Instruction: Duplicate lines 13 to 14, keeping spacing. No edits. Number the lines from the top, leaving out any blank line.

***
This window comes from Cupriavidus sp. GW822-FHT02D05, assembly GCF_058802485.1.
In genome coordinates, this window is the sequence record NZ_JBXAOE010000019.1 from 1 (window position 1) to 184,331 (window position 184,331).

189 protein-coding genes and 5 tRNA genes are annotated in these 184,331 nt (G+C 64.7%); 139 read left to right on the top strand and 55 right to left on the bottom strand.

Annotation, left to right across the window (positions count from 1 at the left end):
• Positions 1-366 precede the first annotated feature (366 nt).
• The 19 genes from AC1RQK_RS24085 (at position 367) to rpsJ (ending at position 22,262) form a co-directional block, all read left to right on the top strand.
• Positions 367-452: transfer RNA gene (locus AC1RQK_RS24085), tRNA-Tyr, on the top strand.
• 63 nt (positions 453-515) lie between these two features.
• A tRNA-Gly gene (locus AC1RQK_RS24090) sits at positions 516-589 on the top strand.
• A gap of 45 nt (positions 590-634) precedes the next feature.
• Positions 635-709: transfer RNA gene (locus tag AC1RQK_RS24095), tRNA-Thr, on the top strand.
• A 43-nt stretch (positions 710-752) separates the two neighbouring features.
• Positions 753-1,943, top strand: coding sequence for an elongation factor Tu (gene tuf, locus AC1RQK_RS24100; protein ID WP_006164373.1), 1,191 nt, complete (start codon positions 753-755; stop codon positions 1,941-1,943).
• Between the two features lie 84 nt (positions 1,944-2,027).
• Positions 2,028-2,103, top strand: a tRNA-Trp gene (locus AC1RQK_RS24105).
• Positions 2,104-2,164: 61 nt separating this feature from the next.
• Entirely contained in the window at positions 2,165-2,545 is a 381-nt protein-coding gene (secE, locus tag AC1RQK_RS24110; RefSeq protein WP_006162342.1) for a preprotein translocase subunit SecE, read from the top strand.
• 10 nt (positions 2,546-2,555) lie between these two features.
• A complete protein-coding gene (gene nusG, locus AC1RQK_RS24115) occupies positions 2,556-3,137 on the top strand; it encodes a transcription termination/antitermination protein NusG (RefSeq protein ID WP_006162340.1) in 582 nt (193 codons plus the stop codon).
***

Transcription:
• Positions 753-1,943, top strand: coding sequence for an elongation factor Tu (gene tuf, locus AC1RQK_RS24100; protein ID WP_006164373.1), 1,191 nt, complete (start codon positions 753-755; stop codon positions 1,941-1,943).
• Between the two features lie 84 nt (positions 1,944-2,027).